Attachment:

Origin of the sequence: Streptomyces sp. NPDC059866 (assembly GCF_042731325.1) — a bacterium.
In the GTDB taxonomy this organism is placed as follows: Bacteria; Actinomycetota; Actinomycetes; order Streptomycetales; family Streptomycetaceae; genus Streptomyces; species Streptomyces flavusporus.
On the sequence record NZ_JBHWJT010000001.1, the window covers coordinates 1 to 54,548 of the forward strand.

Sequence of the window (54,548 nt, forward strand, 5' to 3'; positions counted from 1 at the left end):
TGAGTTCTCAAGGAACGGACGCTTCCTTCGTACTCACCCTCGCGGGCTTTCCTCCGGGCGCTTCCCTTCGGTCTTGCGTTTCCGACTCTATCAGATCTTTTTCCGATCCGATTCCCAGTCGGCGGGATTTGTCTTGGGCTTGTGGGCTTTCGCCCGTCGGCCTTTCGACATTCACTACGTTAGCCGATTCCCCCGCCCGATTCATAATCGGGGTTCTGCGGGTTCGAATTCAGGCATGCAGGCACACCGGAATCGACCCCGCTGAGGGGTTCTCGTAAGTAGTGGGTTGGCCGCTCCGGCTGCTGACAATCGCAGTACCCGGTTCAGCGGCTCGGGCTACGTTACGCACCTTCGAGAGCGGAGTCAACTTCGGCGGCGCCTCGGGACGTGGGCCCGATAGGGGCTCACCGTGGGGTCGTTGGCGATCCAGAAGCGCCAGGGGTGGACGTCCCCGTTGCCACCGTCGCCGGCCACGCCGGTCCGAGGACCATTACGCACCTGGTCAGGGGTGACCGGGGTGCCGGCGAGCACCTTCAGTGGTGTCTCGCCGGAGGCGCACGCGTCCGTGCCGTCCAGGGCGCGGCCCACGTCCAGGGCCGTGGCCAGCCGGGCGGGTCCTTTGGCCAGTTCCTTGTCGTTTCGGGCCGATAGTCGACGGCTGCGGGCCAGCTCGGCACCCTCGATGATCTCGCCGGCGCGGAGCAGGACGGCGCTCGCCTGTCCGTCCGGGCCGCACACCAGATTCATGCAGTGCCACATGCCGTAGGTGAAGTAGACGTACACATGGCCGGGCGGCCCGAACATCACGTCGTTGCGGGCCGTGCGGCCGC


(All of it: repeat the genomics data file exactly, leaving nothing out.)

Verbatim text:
Origin of the sequence: Streptomyces sp. NPDC059866 (assembly GCF_042731325.1) — a bacterium.
In the GTDB taxonomy this organism is placed as follows: Bacteria; Actinomycetota; Actinomycetes; order Streptomycetales; family Streptomycetaceae; genus Streptomyces; species Streptomyces flavusporus.
On the sequence record NZ_JBHWJT010000001.1, the window covers coordinates 1 to 54,548 of the forward strand.

Sequence of the window (54,548 nt, forward strand, 5' to 3'; positions counted from 1 at the left end):
TGAGTTCTCAAGGAACGGACGCTTCCTTCGTACTCACCCTCGCGGGCTTTCCTCCGGGCGCTTCCCTTCGGTCTTGCGTTTCCGACTCTATCAGATCTTTTTCCGATCCGATTCCCAGTCGGCGGGATTTGTCTTGGGCTTGTGGGCTTTCGCCCGTCGGCCTTTCGACATTCACTACGTTAGCCGATTCCCCCGCCCGATTCATAATCGGGGTTCTGCGGGTTCGAATTCAGGCATGCAGGCACACCGGAATCGACCCCGCTGAGGGGTTCTCGTAAGTAGTGGGTTGGCCGCTCCGGCTGCTGACAATCGCAGTACCCGGTTCAGCGGCTCGGGCTACGTTACGCACCTTCGAGAGCGGAGTCAACTTCGGCGGCGCCTCGGGACGTGGGCCCGATAGGGGCTCACCGTGGGGTCGTTGGCGATCCAGAAGCGCCAGGGGTGGACGTCCCCGTTGCCACCGTCGCCGGCCACGCCGGTCCGAGGACCATTACGCACCTGGTCAGGGGTGACCGGGGTGCCGGCGAGCACCTTCAGTGGTGTCTCGCCGGAGGCGCACGCGTCCGTGCCGTCCAGGGCGCGGCCCACGTCCAGGGCCGTGGCCAGCCGGGCGGGTCCTTTGGCCAGTTCCTTGTCGTTTCGGGCCGATAGTCGACGGCTGCGGGCCAGCTCGGCACCCTCGATGATCTCGCCGGCGCGGAGCAGGACGGCGCTCGCCTGTCCGTCCGGGCCGCACACCAGATTCATGCAGTGCCACATGCCGTAGGTGAAGTAGACGTACACATGGCCGGGCGGCCCGAACATCACGTCGTTGCGGGCCGTGCGGCCGC